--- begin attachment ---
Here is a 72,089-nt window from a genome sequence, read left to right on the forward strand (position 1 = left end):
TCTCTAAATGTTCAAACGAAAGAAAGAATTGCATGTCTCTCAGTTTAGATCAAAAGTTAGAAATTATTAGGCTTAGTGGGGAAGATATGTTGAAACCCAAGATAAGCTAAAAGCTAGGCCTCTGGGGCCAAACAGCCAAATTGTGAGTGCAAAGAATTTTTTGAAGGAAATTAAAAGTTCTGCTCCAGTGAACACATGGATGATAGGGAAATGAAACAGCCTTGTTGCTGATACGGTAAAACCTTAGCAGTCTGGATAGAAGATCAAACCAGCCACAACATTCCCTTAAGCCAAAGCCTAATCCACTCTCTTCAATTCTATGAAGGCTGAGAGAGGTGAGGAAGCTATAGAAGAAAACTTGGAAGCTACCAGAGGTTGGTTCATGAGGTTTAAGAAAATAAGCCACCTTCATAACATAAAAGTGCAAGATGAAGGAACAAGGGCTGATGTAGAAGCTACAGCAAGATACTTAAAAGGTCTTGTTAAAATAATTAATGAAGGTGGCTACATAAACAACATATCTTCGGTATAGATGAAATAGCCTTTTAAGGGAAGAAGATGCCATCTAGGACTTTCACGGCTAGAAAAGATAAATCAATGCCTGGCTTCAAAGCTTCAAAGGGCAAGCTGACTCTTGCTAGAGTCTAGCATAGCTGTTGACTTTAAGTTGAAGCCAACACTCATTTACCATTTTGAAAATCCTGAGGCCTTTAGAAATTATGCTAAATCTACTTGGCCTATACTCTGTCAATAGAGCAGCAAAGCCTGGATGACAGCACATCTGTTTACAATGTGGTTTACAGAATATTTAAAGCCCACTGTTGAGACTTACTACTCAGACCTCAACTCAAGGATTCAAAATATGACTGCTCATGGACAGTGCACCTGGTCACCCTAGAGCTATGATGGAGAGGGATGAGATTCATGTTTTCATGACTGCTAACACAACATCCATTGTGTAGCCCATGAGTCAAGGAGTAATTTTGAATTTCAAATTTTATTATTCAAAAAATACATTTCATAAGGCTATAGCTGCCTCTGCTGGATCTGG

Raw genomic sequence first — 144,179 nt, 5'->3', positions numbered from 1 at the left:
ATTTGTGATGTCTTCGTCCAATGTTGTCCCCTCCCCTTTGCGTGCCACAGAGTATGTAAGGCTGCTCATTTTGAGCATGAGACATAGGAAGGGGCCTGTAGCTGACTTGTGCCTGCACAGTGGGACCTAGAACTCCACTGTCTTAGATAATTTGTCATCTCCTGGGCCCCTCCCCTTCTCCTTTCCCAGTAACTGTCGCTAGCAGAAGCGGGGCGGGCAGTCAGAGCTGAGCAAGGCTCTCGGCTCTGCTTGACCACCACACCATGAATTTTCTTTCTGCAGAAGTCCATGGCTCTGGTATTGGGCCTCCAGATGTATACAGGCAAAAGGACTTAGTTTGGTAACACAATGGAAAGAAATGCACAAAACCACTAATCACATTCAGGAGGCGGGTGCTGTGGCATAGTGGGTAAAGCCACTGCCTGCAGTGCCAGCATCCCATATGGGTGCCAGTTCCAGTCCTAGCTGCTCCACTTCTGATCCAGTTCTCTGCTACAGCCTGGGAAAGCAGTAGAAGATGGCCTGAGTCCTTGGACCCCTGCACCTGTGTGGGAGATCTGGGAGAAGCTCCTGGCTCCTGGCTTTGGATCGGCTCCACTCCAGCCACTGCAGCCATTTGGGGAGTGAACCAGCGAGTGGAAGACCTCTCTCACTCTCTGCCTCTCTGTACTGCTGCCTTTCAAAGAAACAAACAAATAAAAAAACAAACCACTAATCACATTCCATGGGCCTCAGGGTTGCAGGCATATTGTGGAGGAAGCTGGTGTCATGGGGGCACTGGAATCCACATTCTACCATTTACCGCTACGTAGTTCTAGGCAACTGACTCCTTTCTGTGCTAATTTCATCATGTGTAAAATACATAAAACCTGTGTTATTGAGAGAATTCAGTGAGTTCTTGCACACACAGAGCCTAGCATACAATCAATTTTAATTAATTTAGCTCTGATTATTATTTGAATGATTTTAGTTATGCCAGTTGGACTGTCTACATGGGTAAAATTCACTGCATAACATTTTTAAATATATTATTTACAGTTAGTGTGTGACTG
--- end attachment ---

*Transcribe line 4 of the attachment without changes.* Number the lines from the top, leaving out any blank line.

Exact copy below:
ATTTGTGATGTCTTCGTCCAATGTTGTCCCCTCCCCTTTGCGTGCCACAGAGTATGTAAGGCTGCTCATTTTGAGCATGAGACATAGGAAGGGGCCTGTAGCTGACTTGTGCCTGCACAGTGGGACCTAGAACTCCACTGTCTTAGATAATTTGTCATCTCCTGGGCCCCTCCCCTTCTCCTTTCCCAGTAACTGTCGCTAGCAGAAGCGGGGCGGGCAGTCAGAGCTGAGCAAGGCTCTCGGCTCTGCTTGACCACCACACCATGAATTTTCTTTCTGCAGAAGTCCATGGCTCTGGTATTGGGCCTCCAGATGTATACAGGCAAAAGGACTTAGTTTGGTAACACAATGGAAAGAAATGCACAAAACCACTAATCACATTCAGGAGGCGGGTGCTGTGGCATAGTGGGTAAAGCCACTGCCTGCAGTGCCAGCATCCCATATGGGTGCCAGTTCCAGTCCTAGCTGCTCCACTTCTGATCCAGTTCTCTGCTACAGCCTGGGAAAGCAGTAGAAGATGGCCTGAGTCCTTGGACCCCTGCACCTGTGTGGGAGATCTGGGAGAAGCTCCTGGCTCCTGGCTTTGGATCGGCTCCACTCCAGCCACTGCAGCCATTTGGGGAGTGAACCAGCGAGTGGAAGACCTCTCTCACTCTCTGCCTCTCTGTACTGCTGCCTTTCAAAGAAACAAACAAATAAAAAAACAAACCACTAATCACATTCCATGGGCCTCAGGGTTGCAGGCATATTGTGGAGGAAGCTGGTGTCATGGGGGCACTGGAATCCACATTCTACCATTTACCGCTACGTAGTTCTAGGCAACTGACTCCTTTCTGTGCTAATTTCATCATGTGTAAAATACATAAAACCTGTGTTATTGAGAGAATTCAGTGAGTTCTTGCACACACAGAGCCTAGCATACAATCAATTTTAATTAATTTAGCTCTGATTATTATTTGAATGATTTTAGTTATGCCAGTTGGACTGTCTACATGGGTAAAATTCACTGCATAACATTTTTAAATATATTATTTACAGTTAGTGTGTGACTG